Under the Gun-Part 2

published on 12/09/06 at 8:59 pm

In the last piece we discussed the subject of playing creatively under the gun. I wanted to utilize this article as a continuation and take the opportunity to expand a bit especially with regard to post flop play.

Example 1
Let’s take a step back for a moment and define our situation. We are under the gun. We have decided to enter the pot from this disadvantageous position with a mediocre hand and play the hand aggressively. We initially fired out a pre-flop raise of 4X the big blind and we got two callers. One from late position, and the big blind. Now we need to begin to assess our situation the same as we would do in any other hand. First, let’s rate the players in the hand with us. Are they loose, aggressive, skilled, novice? Assuming we could identify the competition, our next step is always to try to put them on a particular hand. What type of hands have they shown down before? What type of hand would they simply call a raise, from under the gun, with? This information is more important then our starting hand or the flop itself. The best post flop strategy is to play based on your opponent’s hand, not your own. Being that most flops will miss a player 3 out or 4 times, it is critical to be able to assess rather quickly if that particular flop has improved your opponent’s hand.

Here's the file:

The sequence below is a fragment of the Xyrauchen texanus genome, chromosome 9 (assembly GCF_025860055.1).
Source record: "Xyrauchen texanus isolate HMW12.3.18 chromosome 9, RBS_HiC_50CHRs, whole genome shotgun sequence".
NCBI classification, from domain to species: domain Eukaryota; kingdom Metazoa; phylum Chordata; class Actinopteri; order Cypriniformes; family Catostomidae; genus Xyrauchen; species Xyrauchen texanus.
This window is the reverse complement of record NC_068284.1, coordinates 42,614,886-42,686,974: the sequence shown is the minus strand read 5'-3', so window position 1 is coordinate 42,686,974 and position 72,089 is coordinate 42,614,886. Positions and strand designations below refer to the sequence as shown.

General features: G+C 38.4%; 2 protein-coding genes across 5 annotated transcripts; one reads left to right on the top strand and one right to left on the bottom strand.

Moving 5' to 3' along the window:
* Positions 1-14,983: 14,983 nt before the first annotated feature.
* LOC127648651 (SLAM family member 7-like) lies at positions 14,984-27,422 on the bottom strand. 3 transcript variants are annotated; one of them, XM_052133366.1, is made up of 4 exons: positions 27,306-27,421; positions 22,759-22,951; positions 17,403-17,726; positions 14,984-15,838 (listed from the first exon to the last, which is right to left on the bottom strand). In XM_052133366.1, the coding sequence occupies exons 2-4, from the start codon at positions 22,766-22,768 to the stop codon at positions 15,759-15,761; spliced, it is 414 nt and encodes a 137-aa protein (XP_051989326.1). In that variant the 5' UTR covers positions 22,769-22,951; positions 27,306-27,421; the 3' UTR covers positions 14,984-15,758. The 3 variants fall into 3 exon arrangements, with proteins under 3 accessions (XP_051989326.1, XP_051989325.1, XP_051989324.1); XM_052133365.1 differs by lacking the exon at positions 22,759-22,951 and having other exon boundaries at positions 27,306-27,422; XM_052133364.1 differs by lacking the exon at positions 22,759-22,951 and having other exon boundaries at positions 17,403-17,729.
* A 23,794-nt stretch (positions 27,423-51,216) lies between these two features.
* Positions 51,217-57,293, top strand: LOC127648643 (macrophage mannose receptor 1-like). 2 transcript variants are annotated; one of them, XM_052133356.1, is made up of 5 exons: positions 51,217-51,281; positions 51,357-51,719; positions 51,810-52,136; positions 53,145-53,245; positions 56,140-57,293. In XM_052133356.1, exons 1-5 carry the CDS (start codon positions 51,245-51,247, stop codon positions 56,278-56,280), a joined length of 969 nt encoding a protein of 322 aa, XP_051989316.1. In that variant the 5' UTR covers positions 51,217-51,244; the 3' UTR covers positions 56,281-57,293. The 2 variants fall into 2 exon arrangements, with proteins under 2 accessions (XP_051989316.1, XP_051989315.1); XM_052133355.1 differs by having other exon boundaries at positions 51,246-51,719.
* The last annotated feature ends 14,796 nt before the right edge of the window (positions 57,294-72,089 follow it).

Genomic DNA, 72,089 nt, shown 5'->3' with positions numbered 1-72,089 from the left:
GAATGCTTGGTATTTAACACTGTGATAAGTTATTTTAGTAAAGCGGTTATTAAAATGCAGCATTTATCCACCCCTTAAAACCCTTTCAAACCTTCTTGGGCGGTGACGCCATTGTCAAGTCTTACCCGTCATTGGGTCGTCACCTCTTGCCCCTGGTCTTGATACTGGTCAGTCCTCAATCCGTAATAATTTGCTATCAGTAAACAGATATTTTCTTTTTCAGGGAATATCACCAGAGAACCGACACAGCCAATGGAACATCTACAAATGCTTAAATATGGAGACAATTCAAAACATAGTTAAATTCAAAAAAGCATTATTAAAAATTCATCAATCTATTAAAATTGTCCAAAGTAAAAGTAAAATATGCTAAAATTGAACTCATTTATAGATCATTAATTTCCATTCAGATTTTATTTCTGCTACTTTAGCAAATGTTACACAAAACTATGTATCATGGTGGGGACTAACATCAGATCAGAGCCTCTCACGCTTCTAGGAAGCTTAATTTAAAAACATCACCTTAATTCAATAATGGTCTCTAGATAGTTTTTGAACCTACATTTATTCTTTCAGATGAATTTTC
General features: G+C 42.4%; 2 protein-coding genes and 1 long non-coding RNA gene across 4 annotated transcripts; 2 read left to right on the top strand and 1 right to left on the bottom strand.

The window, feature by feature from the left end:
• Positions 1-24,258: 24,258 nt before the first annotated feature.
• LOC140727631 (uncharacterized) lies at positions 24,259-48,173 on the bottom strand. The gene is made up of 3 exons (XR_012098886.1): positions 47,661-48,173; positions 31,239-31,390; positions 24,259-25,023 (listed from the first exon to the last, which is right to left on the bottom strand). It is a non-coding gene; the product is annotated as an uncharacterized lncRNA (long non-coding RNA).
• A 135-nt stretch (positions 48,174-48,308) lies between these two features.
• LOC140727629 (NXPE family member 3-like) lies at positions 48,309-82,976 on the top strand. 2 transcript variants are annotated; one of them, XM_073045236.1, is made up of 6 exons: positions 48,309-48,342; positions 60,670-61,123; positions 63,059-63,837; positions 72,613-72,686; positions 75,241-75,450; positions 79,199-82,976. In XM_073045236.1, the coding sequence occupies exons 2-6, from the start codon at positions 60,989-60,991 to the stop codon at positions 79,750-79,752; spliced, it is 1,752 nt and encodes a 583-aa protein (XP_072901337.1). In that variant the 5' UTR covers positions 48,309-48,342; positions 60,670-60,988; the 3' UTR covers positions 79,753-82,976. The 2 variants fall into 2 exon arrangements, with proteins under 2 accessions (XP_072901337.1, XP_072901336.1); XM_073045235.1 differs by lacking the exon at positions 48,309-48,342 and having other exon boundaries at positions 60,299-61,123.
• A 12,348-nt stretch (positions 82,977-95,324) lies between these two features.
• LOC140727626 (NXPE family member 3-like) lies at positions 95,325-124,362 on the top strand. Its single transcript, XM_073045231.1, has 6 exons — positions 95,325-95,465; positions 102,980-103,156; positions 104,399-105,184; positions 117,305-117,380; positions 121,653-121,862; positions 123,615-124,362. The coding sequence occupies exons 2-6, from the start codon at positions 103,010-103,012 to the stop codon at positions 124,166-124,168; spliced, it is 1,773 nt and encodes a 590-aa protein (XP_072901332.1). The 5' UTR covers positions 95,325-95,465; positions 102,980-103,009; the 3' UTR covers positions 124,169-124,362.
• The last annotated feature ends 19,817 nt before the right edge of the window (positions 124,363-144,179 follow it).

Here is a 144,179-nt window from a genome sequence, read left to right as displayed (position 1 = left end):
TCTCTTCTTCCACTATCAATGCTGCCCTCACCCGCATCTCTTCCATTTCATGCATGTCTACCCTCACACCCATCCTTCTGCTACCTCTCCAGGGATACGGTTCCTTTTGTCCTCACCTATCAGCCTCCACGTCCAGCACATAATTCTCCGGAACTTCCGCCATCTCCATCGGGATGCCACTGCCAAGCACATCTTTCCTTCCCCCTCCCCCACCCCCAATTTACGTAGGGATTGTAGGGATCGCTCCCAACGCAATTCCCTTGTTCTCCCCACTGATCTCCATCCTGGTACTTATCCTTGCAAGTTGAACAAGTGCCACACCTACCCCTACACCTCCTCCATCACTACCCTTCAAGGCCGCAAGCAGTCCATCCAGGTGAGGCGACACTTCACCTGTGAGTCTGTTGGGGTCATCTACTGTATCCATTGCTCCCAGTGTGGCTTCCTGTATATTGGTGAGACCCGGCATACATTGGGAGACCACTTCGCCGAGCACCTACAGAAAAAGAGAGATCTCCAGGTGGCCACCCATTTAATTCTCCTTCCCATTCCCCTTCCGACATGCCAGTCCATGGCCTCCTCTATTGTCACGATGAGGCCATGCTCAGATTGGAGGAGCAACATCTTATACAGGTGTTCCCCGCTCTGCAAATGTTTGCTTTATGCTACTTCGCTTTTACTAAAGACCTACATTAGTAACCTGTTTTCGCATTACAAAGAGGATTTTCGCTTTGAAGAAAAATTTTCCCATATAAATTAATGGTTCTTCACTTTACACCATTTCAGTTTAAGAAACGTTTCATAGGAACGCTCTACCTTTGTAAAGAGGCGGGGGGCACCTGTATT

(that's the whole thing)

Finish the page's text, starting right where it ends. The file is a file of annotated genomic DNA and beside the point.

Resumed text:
Let’s assume for the sake of discussion that you are up against two tight players that have been extremely cautious throughout and usually play solid hands. You would most likely assess that they are playing high suited connectors or high pairs (88-JJ). I usually would not give them credit for K’s or A’s as they would almost always have re-raised in an attempt to isolate one player pre-flop.